hogarth rakes

Hogarth’s famous scene at Bethlem – from The Rake’s Progress.

Just how much of a responsibility that was, is indicated by an example from 1761, when – during the vacancy for a surgeon – the apothecary (who we know was John Winder) was instructed to ‘Apply to the Surgeons of Saint Bartholomew’s requesting their assistance if any Accidents should happen to any of the Patients’. So, the physician only called in a few times a week and at times there was no surgeon either. Added to all this, there is known to have been a smallpox outbreak during the 1760s, in addition to all the other probable physical ailments and infections which must have spread like wildfire through such a crowded environment. If John also lived in, then presumably he was also ‘on-call’ to deal with any emergencies. There was a resident Matron, but at that time no concept of nurse training existed; and her role was simply to ensure that patients were clean and that domestic arrangements were adhered to. John was effectively then, it seems, the only remotely qualified or experienced medical practitioner available for much of the time. I have seen mention of a patient being put into a ‘strait-wastecoat’ on the orders of the apothecary and there are even references to the apothecary assisting the surgeon at post-mortem examinations. All this is a far cry from my initial perception of an apothecary as being someone who probably sat behind a counter giving out medicines which had been decided on by a doctor.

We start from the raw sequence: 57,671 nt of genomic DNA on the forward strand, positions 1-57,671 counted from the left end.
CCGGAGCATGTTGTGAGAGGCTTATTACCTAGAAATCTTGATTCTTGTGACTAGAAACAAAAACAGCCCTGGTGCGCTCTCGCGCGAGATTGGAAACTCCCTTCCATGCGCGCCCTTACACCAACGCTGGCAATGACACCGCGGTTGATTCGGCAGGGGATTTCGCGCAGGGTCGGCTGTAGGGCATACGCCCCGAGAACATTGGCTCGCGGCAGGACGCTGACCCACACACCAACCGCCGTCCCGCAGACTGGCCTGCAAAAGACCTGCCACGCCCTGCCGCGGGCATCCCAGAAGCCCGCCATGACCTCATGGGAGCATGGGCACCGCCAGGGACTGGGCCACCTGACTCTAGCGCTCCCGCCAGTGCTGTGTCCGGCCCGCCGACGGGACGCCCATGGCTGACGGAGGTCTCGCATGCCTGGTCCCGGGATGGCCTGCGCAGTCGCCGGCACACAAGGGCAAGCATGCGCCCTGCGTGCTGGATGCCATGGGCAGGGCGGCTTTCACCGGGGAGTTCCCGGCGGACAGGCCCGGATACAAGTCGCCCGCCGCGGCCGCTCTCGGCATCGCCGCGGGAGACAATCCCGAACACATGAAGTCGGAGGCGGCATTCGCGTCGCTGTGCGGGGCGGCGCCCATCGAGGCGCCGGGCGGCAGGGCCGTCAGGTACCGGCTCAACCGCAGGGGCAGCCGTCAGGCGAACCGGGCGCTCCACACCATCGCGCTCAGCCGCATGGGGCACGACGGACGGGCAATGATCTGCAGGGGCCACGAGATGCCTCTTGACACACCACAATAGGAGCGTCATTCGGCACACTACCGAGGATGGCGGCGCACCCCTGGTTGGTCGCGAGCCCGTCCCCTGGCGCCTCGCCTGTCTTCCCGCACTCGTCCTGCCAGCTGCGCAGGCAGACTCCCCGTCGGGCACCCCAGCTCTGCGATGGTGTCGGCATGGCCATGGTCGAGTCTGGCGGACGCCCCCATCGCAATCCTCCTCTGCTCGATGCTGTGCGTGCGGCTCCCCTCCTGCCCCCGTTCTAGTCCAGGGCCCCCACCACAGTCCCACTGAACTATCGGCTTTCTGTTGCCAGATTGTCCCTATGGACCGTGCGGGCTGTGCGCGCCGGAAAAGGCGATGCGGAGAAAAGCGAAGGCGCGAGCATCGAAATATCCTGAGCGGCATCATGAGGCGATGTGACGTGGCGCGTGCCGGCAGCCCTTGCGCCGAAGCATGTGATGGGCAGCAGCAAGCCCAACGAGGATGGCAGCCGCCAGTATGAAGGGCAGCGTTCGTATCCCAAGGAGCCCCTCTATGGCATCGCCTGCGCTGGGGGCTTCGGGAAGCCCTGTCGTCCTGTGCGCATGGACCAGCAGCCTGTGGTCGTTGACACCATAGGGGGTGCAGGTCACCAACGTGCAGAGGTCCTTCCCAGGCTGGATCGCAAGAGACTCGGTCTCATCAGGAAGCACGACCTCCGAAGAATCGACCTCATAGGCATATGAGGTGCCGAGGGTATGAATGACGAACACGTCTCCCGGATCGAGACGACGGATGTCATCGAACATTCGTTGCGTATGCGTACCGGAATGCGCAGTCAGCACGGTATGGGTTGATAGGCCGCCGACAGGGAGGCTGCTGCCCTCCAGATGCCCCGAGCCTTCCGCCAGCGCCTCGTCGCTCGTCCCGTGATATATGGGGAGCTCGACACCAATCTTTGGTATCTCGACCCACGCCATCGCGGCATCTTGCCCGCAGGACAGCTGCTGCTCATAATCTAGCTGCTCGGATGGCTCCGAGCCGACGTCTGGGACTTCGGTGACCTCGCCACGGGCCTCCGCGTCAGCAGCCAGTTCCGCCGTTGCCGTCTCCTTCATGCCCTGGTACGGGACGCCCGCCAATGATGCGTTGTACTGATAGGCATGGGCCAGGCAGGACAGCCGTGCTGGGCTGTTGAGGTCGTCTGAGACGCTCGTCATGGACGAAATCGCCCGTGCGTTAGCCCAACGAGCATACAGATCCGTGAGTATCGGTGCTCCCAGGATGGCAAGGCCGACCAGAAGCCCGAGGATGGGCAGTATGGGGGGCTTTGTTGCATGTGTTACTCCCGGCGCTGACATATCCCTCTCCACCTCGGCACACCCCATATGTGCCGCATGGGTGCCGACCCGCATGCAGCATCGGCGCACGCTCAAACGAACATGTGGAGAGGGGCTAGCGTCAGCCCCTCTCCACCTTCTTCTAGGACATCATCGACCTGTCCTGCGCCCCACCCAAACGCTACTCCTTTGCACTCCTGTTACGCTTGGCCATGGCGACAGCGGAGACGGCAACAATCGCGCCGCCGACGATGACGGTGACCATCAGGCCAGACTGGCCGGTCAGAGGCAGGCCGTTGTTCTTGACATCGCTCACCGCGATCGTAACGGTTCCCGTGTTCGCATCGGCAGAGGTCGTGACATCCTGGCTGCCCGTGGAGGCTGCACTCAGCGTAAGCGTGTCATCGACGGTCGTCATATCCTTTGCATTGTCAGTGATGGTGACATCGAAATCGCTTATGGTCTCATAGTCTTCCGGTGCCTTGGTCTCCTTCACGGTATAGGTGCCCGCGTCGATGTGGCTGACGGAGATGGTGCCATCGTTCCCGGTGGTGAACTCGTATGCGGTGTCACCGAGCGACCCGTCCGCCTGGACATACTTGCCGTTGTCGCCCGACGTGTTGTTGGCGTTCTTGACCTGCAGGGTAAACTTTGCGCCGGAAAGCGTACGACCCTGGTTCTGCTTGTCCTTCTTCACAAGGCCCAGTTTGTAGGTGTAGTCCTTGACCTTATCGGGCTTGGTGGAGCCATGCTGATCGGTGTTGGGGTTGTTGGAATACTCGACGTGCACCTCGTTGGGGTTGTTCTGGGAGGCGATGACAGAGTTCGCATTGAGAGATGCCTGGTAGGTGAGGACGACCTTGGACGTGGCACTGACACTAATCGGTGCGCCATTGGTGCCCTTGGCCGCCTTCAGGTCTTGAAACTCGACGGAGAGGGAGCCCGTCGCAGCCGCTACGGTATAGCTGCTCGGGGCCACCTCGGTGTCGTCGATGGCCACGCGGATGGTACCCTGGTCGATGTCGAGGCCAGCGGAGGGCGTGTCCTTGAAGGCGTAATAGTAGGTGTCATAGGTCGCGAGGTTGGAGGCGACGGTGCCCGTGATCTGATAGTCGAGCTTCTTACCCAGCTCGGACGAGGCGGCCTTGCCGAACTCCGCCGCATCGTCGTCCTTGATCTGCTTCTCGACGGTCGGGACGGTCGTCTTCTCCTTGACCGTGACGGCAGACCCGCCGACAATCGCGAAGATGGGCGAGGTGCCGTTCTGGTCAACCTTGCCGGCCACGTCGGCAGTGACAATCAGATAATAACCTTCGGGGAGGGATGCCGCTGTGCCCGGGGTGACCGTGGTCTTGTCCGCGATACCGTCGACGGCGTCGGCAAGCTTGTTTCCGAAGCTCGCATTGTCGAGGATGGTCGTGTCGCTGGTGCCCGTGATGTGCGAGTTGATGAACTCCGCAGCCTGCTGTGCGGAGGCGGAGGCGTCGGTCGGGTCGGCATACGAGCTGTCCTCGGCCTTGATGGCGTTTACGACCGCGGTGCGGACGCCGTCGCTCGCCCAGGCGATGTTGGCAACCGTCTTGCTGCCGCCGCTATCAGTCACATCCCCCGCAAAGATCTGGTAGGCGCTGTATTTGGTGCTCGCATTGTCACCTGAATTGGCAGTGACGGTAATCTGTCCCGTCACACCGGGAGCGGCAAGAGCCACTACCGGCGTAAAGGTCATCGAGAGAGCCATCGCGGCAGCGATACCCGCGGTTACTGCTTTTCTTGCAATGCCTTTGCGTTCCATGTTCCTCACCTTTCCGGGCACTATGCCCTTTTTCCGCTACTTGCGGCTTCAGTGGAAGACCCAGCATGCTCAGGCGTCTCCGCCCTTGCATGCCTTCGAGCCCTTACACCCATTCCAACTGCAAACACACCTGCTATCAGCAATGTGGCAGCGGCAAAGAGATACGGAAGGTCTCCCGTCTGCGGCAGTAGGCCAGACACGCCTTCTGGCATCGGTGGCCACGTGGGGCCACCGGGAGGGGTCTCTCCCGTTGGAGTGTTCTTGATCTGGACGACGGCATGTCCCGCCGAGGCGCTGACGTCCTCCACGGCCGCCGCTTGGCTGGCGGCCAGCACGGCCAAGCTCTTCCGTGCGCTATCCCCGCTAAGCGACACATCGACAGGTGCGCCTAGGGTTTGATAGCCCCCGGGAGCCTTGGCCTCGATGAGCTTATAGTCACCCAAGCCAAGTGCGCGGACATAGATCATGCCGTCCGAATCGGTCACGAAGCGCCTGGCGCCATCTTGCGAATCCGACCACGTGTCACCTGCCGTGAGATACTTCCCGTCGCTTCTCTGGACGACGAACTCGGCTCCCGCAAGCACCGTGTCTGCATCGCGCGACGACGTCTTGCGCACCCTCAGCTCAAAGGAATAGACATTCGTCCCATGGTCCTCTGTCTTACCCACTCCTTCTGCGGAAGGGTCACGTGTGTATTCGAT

moorfields area

Bethlem – especially at this time – has had an enduringly bad press and, in that context, an especially endearing mention of John appears when the city ward of Coleman Street wanted to build a watch-house between the hospital and the nearby city wall. He, along with the physician and surgeon, reported to the hospital governors that in their opinion this should be opposed because it would be ‘very near the infirmary and contagious to a dozen or more of the cells of this hospital’ thereby adversely affecting several patients. So, these senior men rather than opting for a quiet life were going out of their way to express concern about the possible noise and disruption that this proposed watch tower might cause.